where , and are the , and dimensional state-, input-, and output-vectors and A, B and C are constant matrices of appropriate dimensions. The time series model of (1) was obtained as

3

The partial fractions required for obtaining a time solution for distinct roots was obtained by the method of residues. If are the poles of the function with multiplicities , the partial fraction expansion

4

was obtained, and the inversion integral has the form

, 5

For distinct roots, the following was obtained

6

where , are the parameters of the system, and n the order of the system whose output-input relation can be put in the form (6)

x(j) + aix(j - i) = biu (j - i) 7

using the shift operator defined by in equation (7) to yield

, 8

where is the observed output signal, is the applied input signal, N is the number of samples and is the variation or noise sequence. The polynomial operators A, B, and C are defined as follows

9

10

11

With the continuous model discretized the following was obtained

12

where the parameter set a, b is related to the parameter set , via the relation

13

14

and T is the sampling interval in seconds. The infinite variations or noise of the discrete measurements due to aliasing that may result from the discretization process is negligible. This is

justified if and are independent of all k and s. This is a reasonable assumption as long as the identification is performed for data acquired from experiments, where is a priori known sequence. In some practical situations, this assumption is often violated when operating records are used because in such a case the input may depend on the output through feedback. The canonical model (Chang and Wang, 1984; Chen and Hsiao, 1965) can be made equivalent to the discrete-time model if the following conditions are satisfied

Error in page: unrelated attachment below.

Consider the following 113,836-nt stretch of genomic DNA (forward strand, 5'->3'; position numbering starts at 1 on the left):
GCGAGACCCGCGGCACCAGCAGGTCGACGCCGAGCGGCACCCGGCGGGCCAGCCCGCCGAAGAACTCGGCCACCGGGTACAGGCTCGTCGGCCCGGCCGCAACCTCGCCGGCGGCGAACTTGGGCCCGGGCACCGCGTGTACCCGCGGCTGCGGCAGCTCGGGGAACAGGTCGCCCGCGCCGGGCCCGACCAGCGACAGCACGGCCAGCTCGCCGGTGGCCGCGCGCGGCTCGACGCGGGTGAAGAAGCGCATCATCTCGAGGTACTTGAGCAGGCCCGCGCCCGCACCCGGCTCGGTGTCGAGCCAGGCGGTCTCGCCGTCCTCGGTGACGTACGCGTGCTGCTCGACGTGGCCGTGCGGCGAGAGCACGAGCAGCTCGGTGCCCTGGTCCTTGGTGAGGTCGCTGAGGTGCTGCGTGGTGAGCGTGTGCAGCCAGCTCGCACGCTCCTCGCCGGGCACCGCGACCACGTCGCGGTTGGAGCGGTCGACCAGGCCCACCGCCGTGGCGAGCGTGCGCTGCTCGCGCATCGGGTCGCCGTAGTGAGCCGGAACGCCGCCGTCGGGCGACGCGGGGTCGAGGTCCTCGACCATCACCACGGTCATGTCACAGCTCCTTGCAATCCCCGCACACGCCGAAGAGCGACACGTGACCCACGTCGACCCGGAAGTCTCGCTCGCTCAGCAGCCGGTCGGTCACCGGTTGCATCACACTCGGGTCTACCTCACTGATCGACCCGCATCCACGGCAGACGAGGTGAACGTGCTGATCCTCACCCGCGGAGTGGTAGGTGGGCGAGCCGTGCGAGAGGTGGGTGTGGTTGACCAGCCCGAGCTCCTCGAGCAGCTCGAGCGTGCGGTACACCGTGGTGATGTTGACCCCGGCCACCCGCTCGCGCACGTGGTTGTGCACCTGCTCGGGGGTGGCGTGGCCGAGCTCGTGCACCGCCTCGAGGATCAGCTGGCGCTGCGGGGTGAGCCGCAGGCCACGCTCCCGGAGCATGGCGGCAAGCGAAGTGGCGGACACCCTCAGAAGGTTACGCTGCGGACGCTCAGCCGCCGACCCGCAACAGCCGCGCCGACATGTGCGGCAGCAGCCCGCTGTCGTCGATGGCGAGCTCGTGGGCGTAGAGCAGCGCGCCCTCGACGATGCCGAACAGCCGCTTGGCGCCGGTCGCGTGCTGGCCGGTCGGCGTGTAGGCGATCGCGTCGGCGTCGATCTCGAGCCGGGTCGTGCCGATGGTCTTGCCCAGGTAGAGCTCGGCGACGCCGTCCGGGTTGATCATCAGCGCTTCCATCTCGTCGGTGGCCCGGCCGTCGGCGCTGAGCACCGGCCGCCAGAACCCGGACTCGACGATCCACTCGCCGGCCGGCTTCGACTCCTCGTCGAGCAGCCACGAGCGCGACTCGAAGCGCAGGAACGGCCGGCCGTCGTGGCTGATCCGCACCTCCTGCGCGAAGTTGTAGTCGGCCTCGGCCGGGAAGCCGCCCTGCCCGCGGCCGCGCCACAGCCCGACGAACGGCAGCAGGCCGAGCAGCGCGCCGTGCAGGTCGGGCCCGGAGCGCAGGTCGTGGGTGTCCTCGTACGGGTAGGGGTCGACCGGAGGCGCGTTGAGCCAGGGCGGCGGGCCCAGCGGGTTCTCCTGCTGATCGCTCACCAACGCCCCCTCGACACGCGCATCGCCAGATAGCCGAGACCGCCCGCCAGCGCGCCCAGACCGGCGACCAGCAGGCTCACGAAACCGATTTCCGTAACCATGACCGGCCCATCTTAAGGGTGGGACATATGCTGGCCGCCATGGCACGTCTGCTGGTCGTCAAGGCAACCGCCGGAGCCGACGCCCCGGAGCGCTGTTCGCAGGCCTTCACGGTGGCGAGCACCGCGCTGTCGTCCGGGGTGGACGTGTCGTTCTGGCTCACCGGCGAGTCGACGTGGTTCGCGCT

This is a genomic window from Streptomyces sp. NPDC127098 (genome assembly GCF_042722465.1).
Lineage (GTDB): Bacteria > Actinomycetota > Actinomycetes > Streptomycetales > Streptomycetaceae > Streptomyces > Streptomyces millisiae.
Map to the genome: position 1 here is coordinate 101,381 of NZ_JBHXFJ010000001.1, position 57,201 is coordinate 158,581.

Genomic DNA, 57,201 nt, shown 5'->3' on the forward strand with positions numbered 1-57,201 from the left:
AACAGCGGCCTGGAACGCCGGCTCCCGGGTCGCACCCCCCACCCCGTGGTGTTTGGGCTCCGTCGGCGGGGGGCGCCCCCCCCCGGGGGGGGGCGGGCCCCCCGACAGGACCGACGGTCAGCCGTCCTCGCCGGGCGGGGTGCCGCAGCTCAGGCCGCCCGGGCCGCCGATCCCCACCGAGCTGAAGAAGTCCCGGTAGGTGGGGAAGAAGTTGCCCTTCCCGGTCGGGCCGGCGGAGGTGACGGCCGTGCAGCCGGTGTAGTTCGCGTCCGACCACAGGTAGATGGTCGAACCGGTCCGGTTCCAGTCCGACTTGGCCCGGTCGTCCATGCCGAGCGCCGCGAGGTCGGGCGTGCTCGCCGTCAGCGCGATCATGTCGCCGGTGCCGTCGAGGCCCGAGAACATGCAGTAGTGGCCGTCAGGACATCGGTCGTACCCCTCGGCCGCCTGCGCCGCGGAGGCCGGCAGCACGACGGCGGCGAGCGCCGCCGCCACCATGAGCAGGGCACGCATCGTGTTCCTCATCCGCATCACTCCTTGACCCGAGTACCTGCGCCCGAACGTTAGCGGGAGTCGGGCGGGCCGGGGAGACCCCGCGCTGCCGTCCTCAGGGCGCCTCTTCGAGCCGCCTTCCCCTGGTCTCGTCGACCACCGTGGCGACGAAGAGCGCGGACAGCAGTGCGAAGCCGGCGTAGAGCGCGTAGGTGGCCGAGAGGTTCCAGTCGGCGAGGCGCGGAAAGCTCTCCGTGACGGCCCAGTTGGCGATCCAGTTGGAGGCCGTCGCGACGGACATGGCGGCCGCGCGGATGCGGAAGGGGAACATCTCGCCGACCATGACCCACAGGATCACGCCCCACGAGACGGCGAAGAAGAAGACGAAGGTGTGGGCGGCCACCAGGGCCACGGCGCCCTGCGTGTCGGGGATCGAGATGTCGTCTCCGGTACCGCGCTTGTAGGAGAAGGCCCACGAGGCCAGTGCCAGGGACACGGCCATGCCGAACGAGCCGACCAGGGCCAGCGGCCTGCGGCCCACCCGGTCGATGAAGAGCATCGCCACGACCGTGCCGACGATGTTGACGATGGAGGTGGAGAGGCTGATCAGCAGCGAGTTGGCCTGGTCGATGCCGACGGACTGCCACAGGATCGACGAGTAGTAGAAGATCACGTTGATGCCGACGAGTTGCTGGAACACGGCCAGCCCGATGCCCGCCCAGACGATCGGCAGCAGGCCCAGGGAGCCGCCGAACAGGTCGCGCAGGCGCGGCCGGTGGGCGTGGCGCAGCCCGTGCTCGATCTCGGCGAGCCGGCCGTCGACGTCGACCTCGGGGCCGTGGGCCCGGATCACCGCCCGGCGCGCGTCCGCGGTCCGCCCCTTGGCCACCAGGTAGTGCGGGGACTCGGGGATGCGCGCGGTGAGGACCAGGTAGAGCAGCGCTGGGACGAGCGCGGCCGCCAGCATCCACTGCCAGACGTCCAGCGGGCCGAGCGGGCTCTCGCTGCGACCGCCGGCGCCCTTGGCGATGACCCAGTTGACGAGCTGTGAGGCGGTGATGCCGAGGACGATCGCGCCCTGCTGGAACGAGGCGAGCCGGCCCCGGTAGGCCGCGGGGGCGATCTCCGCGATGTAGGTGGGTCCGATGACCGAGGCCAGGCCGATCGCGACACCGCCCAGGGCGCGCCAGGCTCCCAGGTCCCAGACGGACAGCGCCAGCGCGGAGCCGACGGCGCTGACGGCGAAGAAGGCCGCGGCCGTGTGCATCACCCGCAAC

(i) 15

(ii) 16

Maximum Likelihood Estimates of the Vibration Level: The statistical method of maximum likelihood is employed to maximize the probability of obtaining the desired vibration level in the system. Consequently, a loss function is defined as follows

17

which will be minimized with respect to the vibration parameter set . The residual numbers are defined by

18

so that the vibration parameter set a' and b' that makes in (17) minimum will be the estimates of the vibration level of the system.

The approach considered in the foregoing is formulated as one of finding the coefficients of the prediction model

19

so that the mean square prediction error

20

is as small as possible. Thus the assumption of Gaussian distribution of the variation sequence may be relaxed, but on the other hand, the stochastic properties of the estimates are lost. In the model given in (4), the residues are obtained as

21

For system order n greater than 1, as given above becomes computationally difficult and highly nonlinear. Whereas in the model of (14), the residues given by (18) are easier and quicker to compute for any given system order. Since the two models are equivalent via the transformations defined in (16), we are free to use any of them

## Example: